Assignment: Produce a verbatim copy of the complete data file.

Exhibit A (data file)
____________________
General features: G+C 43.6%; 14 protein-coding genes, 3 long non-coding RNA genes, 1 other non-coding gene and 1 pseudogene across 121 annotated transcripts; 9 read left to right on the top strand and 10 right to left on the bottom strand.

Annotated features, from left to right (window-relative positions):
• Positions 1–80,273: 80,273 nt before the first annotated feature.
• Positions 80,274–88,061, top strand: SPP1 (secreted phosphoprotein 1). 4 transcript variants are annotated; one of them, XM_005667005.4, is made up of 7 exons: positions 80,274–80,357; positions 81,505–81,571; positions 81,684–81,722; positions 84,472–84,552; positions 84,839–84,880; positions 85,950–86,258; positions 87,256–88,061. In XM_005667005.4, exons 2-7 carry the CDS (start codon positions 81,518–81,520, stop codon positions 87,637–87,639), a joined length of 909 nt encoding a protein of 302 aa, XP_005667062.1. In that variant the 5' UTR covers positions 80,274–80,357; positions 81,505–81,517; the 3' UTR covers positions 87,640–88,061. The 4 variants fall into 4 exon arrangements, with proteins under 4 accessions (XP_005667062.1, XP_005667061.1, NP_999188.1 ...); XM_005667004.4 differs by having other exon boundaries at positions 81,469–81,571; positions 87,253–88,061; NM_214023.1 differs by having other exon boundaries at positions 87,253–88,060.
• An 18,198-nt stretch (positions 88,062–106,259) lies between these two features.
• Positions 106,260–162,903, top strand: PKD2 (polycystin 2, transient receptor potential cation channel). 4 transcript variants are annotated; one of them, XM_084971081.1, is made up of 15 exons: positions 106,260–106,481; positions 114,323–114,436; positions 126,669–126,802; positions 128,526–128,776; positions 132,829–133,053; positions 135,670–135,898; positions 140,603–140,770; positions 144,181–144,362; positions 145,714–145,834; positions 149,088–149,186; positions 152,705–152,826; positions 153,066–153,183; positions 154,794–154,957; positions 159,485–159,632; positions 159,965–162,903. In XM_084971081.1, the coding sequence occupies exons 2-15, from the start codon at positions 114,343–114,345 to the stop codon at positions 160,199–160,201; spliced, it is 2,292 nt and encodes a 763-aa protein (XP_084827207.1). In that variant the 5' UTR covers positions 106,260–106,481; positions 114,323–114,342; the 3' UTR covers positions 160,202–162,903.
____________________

General features: G+C 43.6%; 14 protein-coding genes, 3 long non-coding RNA genes, 1 other non-coding gene and 1 pseudogene across 121 annotated transcripts; 9 read left to right on the top strand and 10 right to left on the bottom strand.

Annotated features, from left to right (window-relative positions):
• Positions 1–80,273: 80,273 nt before the first annotated feature.
• Positions 80,274–88,061, top strand: SPP1 (secreted phosphoprotein 1). 4 transcript variants are annotated; one of them, XM_005667005.4, is made up of 7 exons: positions 80,274–80,357; positions 81,505–81,571; positions 81,684–81,722; positions 84,472–84,552; positions 84,839–84,880; positions 85,950–86,258; positions 87,256–88,061. In XM_005667005.4, exons 2-7 carry the CDS (start codon positions 81,518–81,520, stop codon positions 87,637–87,639), a joined length of 909 nt encoding a protein of 302 aa, XP_005667062.1. In that variant the 5' UTR covers positions 80,274–80,357; positions 81,505–81,517; the 3' UTR covers positions 87,640–88,061. The 4 variants fall into 4 exon arrangements, with proteins under 4 accessions (XP_005667062.1, XP_005667061.1, NP_999188.1 ...); XM_005667004.4 differs by having other exon boundaries at positions 81,469–81,571; positions 87,253–88,061; NM_214023.1 differs by having other exon boundaries at positions 87,253–88,060.
• An 18,198-nt stretch (positions 88,062–106,259) lies between these two features.
• Positions 106,260–162,903, top strand: PKD2 (polycystin 2, transient receptor potential cation channel). 4 transcript variants are annotated; one of them, XM_084971081.1, is made up of 15 exons: positions 106,260–106,481; positions 114,323–114,436; positions 126,669–126,802; positions 128,526–128,776; positions 132,829–133,053; positions 135,670–135,898; positions 140,603–140,770; positions 144,181–144,362; positions 145,714–145,834; positions 149,088–149,186; positions 152,705–152,826; positions 153,066–153,183; positions 154,794–154,957; positions 159,485–159,632; positions 159,965–162,903. In XM_084971081.1, the coding sequence occupies exons 2-15, from the start codon at positions 114,343–114,345 to the stop codon at positions 160,199–160,201; spliced, it is 2,292 nt and encodes a 763-aa protein (XP_084827207.1). In that variant the 5' UTR covers positions 106,260–106,481; positions 114,323–114,342; the 3' UTR covers positions 160,202–162,903.